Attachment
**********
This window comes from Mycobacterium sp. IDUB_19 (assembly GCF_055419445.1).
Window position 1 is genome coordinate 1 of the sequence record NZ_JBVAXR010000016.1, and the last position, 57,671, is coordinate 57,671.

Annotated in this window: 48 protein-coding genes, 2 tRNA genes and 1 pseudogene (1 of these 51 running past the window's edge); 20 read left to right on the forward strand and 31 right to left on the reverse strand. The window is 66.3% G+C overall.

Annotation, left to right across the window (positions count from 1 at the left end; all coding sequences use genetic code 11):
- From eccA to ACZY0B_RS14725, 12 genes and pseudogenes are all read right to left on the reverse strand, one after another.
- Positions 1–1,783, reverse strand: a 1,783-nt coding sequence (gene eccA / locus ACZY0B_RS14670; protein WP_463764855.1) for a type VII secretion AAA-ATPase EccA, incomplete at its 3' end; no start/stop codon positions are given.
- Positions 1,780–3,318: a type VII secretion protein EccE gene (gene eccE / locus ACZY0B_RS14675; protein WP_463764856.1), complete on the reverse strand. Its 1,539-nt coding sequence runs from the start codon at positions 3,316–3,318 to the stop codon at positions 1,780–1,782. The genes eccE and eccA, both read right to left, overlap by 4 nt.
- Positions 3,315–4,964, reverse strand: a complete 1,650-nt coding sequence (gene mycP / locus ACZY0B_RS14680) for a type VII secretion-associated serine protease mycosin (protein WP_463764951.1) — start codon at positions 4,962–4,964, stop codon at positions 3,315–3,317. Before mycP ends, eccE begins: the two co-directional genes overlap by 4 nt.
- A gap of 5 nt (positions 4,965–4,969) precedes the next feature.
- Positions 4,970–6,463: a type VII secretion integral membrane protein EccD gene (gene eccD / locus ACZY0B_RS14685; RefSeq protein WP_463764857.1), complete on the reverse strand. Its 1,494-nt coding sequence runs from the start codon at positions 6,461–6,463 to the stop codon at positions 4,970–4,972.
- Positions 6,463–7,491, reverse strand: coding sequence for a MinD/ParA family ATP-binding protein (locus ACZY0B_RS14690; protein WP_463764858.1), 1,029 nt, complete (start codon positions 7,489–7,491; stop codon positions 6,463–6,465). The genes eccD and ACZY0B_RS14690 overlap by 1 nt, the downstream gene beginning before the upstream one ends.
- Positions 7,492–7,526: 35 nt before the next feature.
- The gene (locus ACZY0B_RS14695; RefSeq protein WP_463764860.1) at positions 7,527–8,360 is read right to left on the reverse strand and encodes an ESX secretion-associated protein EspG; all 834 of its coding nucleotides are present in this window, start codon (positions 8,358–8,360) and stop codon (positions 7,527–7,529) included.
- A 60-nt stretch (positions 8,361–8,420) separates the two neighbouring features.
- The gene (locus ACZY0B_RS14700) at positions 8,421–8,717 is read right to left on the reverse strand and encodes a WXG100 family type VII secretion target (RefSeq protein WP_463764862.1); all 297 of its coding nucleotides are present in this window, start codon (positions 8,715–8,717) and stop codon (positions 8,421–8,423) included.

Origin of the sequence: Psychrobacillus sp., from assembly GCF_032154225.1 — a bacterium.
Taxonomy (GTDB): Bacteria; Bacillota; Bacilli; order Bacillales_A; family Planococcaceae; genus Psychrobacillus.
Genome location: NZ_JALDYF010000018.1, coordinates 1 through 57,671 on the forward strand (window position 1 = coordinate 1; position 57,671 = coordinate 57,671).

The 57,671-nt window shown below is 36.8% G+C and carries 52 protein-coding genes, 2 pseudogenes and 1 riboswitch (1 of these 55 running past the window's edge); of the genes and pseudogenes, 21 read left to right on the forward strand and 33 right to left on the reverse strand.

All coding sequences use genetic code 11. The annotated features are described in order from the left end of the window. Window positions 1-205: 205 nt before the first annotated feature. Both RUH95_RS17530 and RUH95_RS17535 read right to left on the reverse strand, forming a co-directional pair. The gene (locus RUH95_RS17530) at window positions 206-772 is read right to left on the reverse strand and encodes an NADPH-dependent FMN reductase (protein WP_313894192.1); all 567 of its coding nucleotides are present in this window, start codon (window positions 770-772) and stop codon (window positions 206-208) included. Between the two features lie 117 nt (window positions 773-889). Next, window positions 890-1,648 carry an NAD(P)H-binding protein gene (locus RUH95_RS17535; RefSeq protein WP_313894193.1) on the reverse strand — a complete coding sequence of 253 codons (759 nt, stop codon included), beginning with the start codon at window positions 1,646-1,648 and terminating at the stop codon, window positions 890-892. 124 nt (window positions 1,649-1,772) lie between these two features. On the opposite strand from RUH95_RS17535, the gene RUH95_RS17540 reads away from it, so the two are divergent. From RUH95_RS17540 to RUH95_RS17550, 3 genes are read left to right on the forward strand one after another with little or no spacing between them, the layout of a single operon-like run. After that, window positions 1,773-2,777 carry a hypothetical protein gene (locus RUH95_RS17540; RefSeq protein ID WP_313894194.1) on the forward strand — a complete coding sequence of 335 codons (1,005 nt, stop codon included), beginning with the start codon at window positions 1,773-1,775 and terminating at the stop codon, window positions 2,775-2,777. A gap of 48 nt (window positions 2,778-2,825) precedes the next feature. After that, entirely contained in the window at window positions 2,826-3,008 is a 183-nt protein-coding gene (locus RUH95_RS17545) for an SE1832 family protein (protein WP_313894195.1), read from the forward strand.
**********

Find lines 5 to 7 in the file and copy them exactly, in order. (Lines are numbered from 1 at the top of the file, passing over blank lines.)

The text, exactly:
- From eccA to ACZY0B_RS14725, 12 genes and pseudogenes are all read right to left on the reverse strand, one after another.
- Positions 1–1,783, reverse strand: a 1,783-nt coding sequence (gene eccA / locus ACZY0B_RS14670; protein WP_463764855.1) for a type VII secretion AAA-ATPase EccA, incomplete at its 3' end; no start/stop codon positions are given.
- Positions 1,780–3,318: a type VII secretion protein EccE gene (gene eccE / locus ACZY0B_RS14675; protein WP_463764856.1), complete on the reverse strand. Its 1,539-nt coding sequence runs from the start codon at positions 3,316–3,318 to the stop codon at positions 1,780–1,782. The genes eccE and eccA, both read right to left, overlap by 4 nt.